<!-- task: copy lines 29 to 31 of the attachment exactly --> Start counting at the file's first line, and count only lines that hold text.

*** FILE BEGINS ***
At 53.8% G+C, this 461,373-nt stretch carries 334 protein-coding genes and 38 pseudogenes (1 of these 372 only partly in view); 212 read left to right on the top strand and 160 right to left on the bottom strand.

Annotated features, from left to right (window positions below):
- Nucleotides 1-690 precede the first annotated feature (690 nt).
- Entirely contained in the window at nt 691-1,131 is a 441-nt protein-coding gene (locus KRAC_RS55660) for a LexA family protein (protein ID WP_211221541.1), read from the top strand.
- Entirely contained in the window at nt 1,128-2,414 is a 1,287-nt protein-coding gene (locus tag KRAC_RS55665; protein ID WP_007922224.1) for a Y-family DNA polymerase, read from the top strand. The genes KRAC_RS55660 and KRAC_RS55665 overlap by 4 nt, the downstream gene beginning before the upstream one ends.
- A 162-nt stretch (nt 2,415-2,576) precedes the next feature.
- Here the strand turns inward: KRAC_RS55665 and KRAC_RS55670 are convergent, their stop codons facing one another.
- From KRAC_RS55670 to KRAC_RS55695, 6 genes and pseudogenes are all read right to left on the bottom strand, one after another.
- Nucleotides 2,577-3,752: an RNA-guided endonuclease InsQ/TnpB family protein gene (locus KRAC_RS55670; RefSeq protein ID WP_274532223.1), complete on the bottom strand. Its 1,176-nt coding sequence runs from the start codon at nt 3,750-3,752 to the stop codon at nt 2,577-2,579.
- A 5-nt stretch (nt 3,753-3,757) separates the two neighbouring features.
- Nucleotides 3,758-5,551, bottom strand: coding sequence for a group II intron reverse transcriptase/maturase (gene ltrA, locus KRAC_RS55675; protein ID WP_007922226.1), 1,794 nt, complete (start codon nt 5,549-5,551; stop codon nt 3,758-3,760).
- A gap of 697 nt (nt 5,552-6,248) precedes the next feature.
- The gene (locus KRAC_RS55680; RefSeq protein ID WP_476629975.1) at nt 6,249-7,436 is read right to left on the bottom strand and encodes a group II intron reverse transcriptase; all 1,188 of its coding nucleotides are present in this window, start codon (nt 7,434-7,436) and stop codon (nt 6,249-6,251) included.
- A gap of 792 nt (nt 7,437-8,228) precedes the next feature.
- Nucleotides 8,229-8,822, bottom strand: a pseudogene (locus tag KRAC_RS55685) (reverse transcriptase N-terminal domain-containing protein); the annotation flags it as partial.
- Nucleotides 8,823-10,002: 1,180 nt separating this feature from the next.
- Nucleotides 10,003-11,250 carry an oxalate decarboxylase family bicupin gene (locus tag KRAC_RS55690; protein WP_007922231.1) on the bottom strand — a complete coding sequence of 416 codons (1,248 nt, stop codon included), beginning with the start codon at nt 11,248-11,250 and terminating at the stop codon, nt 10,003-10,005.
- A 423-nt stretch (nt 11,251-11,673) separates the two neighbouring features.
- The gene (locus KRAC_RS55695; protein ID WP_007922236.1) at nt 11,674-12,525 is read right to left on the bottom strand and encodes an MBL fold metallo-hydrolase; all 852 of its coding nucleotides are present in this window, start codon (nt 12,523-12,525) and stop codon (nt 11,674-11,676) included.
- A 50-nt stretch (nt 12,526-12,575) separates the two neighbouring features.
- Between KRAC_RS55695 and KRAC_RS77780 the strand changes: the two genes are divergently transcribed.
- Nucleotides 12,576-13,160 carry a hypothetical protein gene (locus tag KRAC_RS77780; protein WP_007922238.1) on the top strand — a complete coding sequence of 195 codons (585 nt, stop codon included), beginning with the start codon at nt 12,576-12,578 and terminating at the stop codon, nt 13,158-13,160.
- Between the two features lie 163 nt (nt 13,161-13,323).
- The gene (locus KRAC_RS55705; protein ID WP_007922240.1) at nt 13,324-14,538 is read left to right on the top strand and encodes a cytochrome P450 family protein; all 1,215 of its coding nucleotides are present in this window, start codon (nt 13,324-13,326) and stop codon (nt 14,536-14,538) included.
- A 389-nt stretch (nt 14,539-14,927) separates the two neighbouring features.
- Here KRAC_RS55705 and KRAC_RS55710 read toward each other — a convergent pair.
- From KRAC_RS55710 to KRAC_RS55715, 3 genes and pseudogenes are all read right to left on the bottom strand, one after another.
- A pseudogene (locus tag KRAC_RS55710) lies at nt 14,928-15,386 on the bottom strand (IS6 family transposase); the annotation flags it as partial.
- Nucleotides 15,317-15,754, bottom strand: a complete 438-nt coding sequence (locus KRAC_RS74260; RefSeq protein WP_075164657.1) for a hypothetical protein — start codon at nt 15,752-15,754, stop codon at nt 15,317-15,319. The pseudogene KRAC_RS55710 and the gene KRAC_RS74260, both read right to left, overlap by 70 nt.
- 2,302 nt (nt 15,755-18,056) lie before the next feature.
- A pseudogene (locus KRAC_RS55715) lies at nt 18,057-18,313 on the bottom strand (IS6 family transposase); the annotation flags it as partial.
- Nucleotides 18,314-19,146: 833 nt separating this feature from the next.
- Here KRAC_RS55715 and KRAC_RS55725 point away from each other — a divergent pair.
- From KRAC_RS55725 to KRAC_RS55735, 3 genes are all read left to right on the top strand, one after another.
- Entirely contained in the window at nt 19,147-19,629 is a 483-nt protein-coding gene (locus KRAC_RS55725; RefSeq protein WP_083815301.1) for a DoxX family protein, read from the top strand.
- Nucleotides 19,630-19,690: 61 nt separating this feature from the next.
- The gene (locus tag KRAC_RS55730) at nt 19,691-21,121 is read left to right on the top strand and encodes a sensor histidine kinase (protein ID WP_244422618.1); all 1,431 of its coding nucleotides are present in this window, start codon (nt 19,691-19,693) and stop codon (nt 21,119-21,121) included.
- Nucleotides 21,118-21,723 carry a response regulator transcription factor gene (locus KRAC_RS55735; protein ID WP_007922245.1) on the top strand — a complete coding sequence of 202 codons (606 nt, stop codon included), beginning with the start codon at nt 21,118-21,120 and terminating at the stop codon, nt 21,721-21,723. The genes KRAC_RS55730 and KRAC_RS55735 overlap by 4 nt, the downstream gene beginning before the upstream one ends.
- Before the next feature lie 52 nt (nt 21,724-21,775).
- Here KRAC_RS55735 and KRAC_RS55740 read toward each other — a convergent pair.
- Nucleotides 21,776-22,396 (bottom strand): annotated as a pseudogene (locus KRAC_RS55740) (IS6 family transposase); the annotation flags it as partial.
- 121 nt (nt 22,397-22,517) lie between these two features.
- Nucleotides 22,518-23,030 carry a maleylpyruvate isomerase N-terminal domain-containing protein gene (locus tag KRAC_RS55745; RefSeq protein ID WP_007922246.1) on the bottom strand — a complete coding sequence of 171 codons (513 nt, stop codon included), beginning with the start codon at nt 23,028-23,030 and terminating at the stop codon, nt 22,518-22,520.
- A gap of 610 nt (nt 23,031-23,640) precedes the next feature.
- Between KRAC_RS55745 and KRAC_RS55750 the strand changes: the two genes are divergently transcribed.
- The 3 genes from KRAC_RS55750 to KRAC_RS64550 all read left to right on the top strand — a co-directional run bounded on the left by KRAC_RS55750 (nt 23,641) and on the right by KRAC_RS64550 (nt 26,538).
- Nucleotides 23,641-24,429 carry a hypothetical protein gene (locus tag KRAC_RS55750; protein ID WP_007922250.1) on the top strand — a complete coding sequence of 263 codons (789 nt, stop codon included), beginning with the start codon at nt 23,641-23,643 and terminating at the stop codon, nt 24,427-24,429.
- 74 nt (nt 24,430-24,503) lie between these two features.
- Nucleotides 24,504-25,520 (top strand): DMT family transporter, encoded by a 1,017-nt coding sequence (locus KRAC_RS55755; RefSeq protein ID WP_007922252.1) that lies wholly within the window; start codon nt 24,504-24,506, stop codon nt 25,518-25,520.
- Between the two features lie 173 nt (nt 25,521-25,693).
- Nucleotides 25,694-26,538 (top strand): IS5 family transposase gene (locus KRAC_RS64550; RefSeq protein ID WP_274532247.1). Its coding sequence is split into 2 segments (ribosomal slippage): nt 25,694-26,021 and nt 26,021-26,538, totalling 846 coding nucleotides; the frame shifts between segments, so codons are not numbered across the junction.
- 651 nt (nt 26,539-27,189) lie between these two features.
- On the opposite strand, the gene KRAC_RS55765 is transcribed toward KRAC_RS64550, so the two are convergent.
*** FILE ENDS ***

- Nucleotides 15,317-15,754, bottom strand: a complete 438-nt coding sequence (locus KRAC_RS74260; RefSeq protein WP_075164657.1) for a hypothetical protein — start codon at nt 15,752-15,754, stop codon at nt 15,317-15,319. The pseudogene KRAC_RS55710 and the gene KRAC_RS74260, both read right to left, overlap by 70 nt.
- 2,302 nt (nt 15,755-18,056) lie before the next feature.
- A pseudogene (locus KRAC_RS55715) lies at nt 18,057-18,313 on the bottom strand (IS6 family transposase); the annotation flags it as partial.